Photo by Loring Wirbel
Nicki Bluhm channeling Grace and Dolly at this weekend' Folks Fest in Lyons.
No matter the breadth of talent booked by Planet Bluegrass
for each year’s Folks Fest
in Lyons, a significant number of Festivarians arrive with a set agenda in mind.
For this weekend's 25th anniversary event, the planned draws included Sufjan Stevens
’ first Colorado performance of the acoustic "Carrie and Lowell," an unusual joint appearance by Mary Chapin Carpenter and Shawn Colvin
, an emergence from seclusion by the elusive Gillian Welch
, and the first showing by guitar virtuoso Richard Thompson
since his stunning new album Still
Even fans with the most predetermine agendas often run into utter surprises during each year’s festival, and Saturday's festivities were no exception, thanks to the gypsy folk act Taarka
, the experimental spoken-word poet Shane Koyczan
, indie-rock choir The Family Crest
, and the madcap jam band Session Americana
, produced by Anais Mitchell
Still, the most interesting acts of any given year are typically ones that balance surprise and expectations – a hybrid of the set agenda and the total unknown. Lucy Kaplansky and Richard Shindell's Pine Hill Project
, for example, combined two beloved folk songwriters in an unexpected duo. Shindell in particular rarely appears in the U.S. since his move to Buenos Aires. The Pine Hill Project’s Kickstarter-funded album featured Kaplansky and Shindell offering 11 unusual cover songs. Some of these, like Dave Carte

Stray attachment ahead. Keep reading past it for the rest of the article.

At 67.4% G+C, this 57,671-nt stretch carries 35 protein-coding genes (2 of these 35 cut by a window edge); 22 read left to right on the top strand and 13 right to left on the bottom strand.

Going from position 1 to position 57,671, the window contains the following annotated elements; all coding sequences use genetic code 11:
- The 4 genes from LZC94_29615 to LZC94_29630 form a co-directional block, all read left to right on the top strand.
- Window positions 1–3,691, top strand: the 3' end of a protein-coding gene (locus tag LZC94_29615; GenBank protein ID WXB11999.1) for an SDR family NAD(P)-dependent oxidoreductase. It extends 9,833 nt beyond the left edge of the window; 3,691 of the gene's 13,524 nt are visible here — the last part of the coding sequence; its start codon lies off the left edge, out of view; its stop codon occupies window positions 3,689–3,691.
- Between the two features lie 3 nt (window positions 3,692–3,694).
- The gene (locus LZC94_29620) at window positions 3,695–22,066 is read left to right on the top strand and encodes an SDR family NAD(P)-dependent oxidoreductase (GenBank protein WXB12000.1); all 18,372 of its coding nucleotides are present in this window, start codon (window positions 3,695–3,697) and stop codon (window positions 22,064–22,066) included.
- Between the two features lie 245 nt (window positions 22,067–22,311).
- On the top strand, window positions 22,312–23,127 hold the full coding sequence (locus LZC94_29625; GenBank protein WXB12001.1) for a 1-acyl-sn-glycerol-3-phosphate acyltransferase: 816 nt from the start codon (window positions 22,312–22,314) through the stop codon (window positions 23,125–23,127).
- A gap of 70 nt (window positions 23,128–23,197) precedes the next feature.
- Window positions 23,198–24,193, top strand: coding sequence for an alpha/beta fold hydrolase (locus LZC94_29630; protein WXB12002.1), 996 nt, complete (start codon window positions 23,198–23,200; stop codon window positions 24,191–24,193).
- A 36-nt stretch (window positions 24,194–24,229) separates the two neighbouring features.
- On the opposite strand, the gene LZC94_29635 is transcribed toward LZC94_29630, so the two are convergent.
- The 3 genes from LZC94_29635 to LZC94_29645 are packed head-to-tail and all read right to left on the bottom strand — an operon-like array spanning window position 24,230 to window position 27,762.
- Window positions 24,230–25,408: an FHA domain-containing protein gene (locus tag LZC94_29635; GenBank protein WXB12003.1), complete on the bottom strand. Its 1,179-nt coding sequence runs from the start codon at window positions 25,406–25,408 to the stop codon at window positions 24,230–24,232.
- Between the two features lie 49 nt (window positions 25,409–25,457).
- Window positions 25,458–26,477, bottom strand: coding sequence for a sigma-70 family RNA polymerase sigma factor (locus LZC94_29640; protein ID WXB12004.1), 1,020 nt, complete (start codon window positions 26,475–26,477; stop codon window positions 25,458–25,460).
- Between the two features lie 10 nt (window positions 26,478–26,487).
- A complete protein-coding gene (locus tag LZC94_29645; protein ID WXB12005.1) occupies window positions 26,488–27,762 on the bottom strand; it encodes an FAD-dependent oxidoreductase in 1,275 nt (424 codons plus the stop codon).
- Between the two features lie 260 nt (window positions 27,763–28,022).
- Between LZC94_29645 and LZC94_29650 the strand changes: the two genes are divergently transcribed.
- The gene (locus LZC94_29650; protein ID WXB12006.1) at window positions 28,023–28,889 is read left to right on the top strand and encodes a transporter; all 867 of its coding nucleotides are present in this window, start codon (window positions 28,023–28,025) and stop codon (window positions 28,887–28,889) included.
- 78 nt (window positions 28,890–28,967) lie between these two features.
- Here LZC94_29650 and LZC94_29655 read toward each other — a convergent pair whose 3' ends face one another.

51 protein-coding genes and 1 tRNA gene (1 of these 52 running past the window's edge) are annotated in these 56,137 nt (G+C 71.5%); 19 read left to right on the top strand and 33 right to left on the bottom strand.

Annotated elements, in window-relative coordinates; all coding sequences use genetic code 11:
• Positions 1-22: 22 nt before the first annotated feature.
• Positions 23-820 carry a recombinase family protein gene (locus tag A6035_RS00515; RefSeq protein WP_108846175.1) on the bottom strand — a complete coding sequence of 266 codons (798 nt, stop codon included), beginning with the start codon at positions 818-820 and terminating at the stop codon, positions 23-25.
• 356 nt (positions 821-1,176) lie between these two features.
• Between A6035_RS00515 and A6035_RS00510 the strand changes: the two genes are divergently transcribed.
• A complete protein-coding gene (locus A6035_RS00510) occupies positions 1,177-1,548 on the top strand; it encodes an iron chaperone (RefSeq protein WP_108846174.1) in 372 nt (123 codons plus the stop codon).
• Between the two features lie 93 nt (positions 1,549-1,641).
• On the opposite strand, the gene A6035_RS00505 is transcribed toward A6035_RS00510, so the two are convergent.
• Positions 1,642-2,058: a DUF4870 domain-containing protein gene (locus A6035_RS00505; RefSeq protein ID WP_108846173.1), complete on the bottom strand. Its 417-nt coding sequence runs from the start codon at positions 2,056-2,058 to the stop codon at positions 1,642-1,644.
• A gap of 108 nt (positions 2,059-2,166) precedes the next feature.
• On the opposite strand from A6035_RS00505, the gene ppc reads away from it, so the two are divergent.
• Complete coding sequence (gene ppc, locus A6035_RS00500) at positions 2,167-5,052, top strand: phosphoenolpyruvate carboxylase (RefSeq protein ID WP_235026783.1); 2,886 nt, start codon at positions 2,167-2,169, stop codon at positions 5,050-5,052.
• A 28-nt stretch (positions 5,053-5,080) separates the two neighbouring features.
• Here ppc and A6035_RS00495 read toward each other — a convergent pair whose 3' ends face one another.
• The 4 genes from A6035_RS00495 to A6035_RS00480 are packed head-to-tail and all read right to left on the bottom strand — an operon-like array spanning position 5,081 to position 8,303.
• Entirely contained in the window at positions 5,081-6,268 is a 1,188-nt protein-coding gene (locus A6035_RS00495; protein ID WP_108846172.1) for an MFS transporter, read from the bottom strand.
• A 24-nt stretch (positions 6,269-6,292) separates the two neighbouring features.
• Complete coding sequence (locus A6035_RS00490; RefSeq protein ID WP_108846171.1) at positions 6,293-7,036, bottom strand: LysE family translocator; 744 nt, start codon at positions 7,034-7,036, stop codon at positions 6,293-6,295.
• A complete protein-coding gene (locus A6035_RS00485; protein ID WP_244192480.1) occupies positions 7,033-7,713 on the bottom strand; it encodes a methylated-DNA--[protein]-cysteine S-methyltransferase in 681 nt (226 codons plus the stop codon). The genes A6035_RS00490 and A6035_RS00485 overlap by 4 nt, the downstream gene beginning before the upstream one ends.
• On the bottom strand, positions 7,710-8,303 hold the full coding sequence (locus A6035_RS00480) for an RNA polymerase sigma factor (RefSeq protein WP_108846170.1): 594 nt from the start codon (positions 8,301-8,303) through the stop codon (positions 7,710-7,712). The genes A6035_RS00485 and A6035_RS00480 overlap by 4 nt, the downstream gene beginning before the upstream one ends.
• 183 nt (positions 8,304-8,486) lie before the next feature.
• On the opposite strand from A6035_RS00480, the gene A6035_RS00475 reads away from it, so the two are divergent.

r’s powerful “Farewell to St. Dolores,” were performed at Folks Fest. But so were some unreleased Shindell tunes like “Deer on the Parkway,” and a haunting Sept. 11 ballad by Kaplansky, “Brooklyn Train.”
Another artist that insiders thought they had pegged was The Gramblers
, led by San Francisco’s newest chanteuse, Nicki Bluhm.
Bluhm is a remarkable singer, but few in the audience expected her to channel elements of Grace Slick
and Dolly Parton
. Bluhm led The Gramblers through a set that steadily increase in power and decibels.
Even the well-known alt-country artist Jason
Isbell, who closed Saturday’s show, brought along some surprises. Isbell had a reputation for abuse of pills and the bottle, while he was in Drive-By Truckers
and in his early solo years. Saturday night, however, proved a clean-and-sober salute to 12-step redemption. Isbell provided a powerful and crisp tour through his two most recent albums, Southeastern
and Something More Than Free
, minimizing the appearance of the more relentlessly depressing tunes in favor of those emphasizing hope. His violin player, Amanda Shires
, was nowhere to be seen, as she and Isbell have married and are expecting a baby within weeks.
Isbell still knows where all the bodies are buried in the Deep South, but he’s given up pill laments for patter about diapers. The Folks Fest crowd loved it all, treating Isbell’s performance as just one more surprise in a weekend festival loaded with the unexpected.